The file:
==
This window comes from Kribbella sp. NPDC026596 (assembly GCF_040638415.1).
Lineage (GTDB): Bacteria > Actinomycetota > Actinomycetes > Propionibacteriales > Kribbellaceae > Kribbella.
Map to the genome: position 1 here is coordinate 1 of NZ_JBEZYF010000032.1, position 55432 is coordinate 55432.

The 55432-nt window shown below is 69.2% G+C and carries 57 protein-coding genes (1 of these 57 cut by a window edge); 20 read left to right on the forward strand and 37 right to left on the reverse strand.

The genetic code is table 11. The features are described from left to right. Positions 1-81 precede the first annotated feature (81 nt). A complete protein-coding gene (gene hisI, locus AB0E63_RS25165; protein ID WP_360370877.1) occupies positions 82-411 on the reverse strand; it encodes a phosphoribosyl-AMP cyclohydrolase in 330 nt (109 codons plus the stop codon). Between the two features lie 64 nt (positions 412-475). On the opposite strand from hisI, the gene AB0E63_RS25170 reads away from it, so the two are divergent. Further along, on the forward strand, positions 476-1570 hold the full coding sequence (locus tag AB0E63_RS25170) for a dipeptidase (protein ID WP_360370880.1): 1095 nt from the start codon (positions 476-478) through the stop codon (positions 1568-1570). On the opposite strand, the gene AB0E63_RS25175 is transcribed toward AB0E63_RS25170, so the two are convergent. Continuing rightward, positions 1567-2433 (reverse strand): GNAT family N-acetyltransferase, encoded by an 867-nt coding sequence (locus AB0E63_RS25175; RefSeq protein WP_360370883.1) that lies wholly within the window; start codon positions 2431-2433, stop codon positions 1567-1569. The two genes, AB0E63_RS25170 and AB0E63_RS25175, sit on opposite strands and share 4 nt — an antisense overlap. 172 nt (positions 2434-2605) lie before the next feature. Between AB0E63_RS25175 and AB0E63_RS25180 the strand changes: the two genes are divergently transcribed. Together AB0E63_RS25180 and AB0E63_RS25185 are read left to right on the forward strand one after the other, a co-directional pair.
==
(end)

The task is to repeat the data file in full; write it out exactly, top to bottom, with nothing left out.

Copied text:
This window comes from Kribbella sp. NPDC026596 (assembly GCF_040638415.1).
Lineage (GTDB): Bacteria > Actinomycetota > Actinomycetes > Propionibacteriales > Kribbellaceae > Kribbella.
Map to the genome: position 1 here is coordinate 1 of NZ_JBEZYF010000032.1, position 55432 is coordinate 55432.

The 55432-nt window shown below is 69.2% G+C and carries 57 protein-coding genes (1 of these 57 cut by a window edge); 20 read left to right on the forward strand and 37 right to left on the reverse strand.

The genetic code is table 11. The features are described from left to right. Positions 1-81 precede the first annotated feature (81 nt). A complete protein-coding gene (gene hisI, locus AB0E63_RS25165; protein ID WP_360370877.1) occupies positions 82-411 on the reverse strand; it encodes a phosphoribosyl-AMP cyclohydrolase in 330 nt (109 codons plus the stop codon). Between the two features lie 64 nt (positions 412-475). On the opposite strand from hisI, the gene AB0E63_RS25170 reads away from it, so the two are divergent. Further along, on the forward strand, positions 476-1570 hold the full coding sequence (locus tag AB0E63_RS25170) for a dipeptidase (protein ID WP_360370880.1): 1095 nt from the start codon (positions 476-478) through the stop codon (positions 1568-1570). On the opposite strand, the gene AB0E63_RS25175 is transcribed toward AB0E63_RS25170, so the two are convergent. Continuing rightward, positions 1567-2433 (reverse strand): GNAT family N-acetyltransferase, encoded by an 867-nt coding sequence (locus AB0E63_RS25175; RefSeq protein WP_360370883.1) that lies wholly within the window; start codon positions 2431-2433, stop codon positions 1567-1569. The two genes, AB0E63_RS25170 and AB0E63_RS25175, sit on opposite strands and share 4 nt — an antisense overlap. 172 nt (positions 2434-2605) lie before the next feature. Between AB0E63_RS25175 and AB0E63_RS25180 the strand changes: the two genes are divergently transcribed. Together AB0E63_RS25180 and AB0E63_RS25185 are read left to right on the forward strand one after the other, a co-directional pair.